Books by Geoffrey Norman

STARS ABOVE US by Geoffrey Norman
CHILDREN'S
Released: Sept. 1, 2009

Norman's first picture book explores a child's fear of the dark as a manifestation of, and metaphor for, acute separation anxiety. Amanda's fear is handily ameliorated before her father's military deployment. The family decorates her bedroom ceiling with cut-and-painted, glow-in-the-dark stars. Daddy shows Amanda the North Star—both in the night sky and in her bedroom—and says, "When I am away, you can look at it and think of me." "On the last day before he went away," Daddy surprises Amanda (but, one hopes, not her mom) with a puppy. Norman's dialogue-rich narrative spans the deployment and includes Daddy's phone call from a remote desert camp. The accomplished Lewis's pictures disappoint, with depictions of Amanda and her parents lacking consistency. Even allowing for variations in light and a year's changes, the child's hair color, features and apparent age seem to waver from spread to spread. Despite the unfortunate visual shortcomings, this useful volume reassuringly examines the effect of military deployment on families. A flawed but welcome addition to the sparse cadre of trade titles on this topic. (Picture book. 5-8)Read full book review >
NON-FICTION
Released: Aug. 1, 2000

"Not a book that invites a second reading, but any parent would be impressed by the Normans' achievements, and the understated pride with which Dad recounts them gives it power. "
Novelist and sportswriter Norman (Deep End, 1994, etc.) chronicles the birth, travails, and pleasures of a father-daughter climbing partnership. Read full book review >
BIOGRAPHY & MEMOIR
Released: Oct. 1, 1999

Perkins, former CEO of Orvis, has never had a bad day fly fishing or bird hunting, nor many selling the sports and their accouterments to the public, as reported in this memoir written with sporting journalist and Forbes FYI contributor Norman. Perkins was born with a silver spoon in his mouth, but his father encouraged him to go into business: "He knew only a few men who did not work and were happy and that they were inevitably men of very high intelligence—He added that he didn't think I qualified." Perkins keeps this self-effacing tone brewing throughout the book, giving credit to his co-workers and his customers and his own native wits to turn Orvis into the grand sporting emporium it became under his near 30-year stewardship. Equal emphasis is placed on Perkins's business philosophy and his days afield. In a twangy voice, he'll drop his nuggets of business wisdom, most of which possess a Dale Carnegie common sense: love your work, be serious, innovate and stay ahead of the curve, listen to the customer, don't be governed by a cash push but rather by the pull of an idea. These points, and the various tactical moves he made situating Orvis to capitalize on the fly-fishing boom of the 1980s, are invariably nestled in well-paced stories of hunting red-legged partridge in Spain, rough shooting in northern Scotland, going after salmon in Norway's Alma River, trout in the chalk streams of England, and tarpon off Belize. And always he's out there putting the Orvis equipment through its paces: "I tested that rod on the Malleo River in Argentina in late March when the red stags were bugling in the hills and the geese were gathering to migrate." Hunters and fishers will weep with envy at Perkins's life, and those who don't may well be tempted to try them as he writes of these pursuits with humility and genuine relish. (photos, not seen) (First printing of 75,000; $100,000 ad/promo; author tour) Read full book review >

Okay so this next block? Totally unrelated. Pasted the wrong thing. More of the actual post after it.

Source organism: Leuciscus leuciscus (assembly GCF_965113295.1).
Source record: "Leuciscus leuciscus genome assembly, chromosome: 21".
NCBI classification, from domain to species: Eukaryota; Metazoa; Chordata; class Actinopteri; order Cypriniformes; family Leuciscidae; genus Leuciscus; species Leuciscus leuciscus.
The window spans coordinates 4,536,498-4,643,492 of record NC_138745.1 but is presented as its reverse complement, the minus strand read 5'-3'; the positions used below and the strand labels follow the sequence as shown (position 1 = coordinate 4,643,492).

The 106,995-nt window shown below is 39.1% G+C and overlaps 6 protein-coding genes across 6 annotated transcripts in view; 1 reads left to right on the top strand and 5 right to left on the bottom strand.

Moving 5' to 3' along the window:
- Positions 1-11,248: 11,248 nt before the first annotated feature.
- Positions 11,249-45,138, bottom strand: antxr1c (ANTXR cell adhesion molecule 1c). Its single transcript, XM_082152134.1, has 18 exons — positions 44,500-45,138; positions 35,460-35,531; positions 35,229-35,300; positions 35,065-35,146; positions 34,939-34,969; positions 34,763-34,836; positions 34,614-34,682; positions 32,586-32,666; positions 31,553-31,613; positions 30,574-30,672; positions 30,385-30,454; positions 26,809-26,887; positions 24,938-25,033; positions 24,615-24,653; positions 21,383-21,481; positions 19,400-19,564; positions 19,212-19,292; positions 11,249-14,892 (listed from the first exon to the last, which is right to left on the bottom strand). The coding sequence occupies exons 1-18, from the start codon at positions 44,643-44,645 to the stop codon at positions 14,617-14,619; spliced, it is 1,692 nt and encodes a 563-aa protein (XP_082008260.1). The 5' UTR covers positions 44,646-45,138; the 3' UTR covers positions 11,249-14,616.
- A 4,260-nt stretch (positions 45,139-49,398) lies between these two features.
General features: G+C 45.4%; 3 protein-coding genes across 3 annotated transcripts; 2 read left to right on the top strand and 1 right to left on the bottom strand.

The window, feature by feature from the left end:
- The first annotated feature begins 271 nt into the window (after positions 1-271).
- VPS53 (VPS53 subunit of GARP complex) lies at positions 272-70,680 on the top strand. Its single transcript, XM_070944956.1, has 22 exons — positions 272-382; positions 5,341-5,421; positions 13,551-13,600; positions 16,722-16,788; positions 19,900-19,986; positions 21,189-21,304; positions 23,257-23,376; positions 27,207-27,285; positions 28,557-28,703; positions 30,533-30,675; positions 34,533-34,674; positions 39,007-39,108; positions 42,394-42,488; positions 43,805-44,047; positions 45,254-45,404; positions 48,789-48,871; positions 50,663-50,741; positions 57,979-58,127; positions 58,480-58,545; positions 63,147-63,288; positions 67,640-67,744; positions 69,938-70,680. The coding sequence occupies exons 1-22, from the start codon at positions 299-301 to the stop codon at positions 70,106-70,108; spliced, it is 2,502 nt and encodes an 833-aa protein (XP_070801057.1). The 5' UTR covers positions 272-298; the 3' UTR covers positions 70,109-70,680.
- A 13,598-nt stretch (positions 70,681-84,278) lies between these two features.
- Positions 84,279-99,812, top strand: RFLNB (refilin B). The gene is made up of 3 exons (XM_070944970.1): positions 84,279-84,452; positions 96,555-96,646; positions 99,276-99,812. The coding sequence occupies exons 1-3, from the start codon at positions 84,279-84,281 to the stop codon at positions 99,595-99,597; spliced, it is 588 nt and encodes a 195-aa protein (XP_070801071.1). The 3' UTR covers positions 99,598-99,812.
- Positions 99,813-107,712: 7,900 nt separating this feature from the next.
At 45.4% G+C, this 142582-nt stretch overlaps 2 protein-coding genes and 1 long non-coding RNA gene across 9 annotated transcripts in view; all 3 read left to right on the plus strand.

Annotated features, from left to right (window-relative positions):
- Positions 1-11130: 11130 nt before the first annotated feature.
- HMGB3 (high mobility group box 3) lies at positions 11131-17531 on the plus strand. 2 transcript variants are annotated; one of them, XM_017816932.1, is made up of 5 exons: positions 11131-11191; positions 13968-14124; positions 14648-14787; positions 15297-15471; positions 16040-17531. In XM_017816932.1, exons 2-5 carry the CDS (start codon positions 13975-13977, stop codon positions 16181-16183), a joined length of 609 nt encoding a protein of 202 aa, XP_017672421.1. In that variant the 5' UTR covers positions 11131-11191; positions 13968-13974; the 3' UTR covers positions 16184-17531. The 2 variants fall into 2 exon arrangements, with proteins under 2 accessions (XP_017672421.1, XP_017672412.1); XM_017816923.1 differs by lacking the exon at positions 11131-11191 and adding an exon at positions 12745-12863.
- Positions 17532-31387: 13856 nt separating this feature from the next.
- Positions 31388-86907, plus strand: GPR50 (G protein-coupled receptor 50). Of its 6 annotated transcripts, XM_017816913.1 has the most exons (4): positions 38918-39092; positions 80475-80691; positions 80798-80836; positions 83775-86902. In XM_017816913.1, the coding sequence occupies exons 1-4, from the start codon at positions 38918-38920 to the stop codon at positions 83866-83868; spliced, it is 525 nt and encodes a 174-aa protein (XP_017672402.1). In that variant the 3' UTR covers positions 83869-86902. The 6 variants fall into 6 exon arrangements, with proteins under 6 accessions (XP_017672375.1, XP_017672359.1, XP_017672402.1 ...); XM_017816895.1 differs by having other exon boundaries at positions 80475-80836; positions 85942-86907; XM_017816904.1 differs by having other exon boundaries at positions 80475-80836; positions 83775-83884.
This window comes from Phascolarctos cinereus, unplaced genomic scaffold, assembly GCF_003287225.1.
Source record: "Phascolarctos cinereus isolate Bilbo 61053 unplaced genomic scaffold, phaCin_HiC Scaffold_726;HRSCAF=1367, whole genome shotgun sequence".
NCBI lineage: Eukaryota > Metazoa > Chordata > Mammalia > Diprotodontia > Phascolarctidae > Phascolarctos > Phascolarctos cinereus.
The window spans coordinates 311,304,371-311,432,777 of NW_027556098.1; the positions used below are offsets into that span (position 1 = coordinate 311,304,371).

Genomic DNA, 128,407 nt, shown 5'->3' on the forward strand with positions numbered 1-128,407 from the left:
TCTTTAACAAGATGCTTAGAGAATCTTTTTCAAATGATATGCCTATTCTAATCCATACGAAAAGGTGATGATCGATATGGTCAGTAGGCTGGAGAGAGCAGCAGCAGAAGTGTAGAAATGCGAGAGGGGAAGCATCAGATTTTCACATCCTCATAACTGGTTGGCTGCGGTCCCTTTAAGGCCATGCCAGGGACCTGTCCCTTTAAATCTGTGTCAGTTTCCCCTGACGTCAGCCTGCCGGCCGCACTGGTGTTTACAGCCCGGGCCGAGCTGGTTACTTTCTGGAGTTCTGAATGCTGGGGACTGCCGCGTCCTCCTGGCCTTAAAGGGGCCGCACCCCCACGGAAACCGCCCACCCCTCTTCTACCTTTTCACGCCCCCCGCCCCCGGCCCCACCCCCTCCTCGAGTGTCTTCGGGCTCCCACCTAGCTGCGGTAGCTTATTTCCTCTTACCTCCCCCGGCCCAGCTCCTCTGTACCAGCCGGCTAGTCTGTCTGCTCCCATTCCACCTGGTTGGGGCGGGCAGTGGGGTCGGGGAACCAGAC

DEEP END by Geoffrey Norman
Released: March 23, 1994

Ex-SEAL Phil Garvey's not the kind of guy who'd get involved with drugs, so when his dive buddy—Florida panhandle investigator Morgan Hunt—sees that he's being hassled by Coast Guard searches, he doesn't waste any time getting his sometime employer, lawyer Nat Semmes, to identify disgruntled dive pupil Frank Loftin as the perjured informant. But no sooner has Loftin apologized and offered a nice cash settlement than Garvey—already bedeviled by a sick kid, big medical bills, and an impatient bank newly taken over by financial buccaneer Vernon Culp—starts telling crazy stories about diving for a Spanish galleon, then disappears. It's up to Morgan to track him down, find out where his dreams of sudden wealth are really coming from, and make the best deal he can for Garvey's wife—or his widow. Another agreeable, lazily plotted John D. MacDonald knockoff from Norman (Sweetwater Ranch, Blue Chipper), who's welcome to keep spinning yarns like this for another hundred years. Read full book review >
BLUE CHIPPER by Geoffrey Norman
Released: Oct. 20, 1992

Hours after Jackson Coleman is arrested for murder—a drug deal went sour, and no-good Jackson admits he pulled the trigger—his brother William, a high-school basketball phenom in the Florida panhandle, has a visitor offering to swap a plea bargain for Jackson for a letter of intent that William will play for the state university. Convinced that the family's been set up by unscrupulous sports recruiters, William's mother goes to maverick lawyer Nat Semmes, who turns the investigation over to ex-con/detective Morgan Hunt (Sweetwater Ranch, 1991). Hunt, who probably has pictures of Travis McGee on his dresser, finds pretty much what you'd expect—crooked cops, rotten recruiters, killer bikers, and some sweet-tasting quail and catfish—but the finding is a heartfelt pleasure: he feels fine and you will too. Read full book review >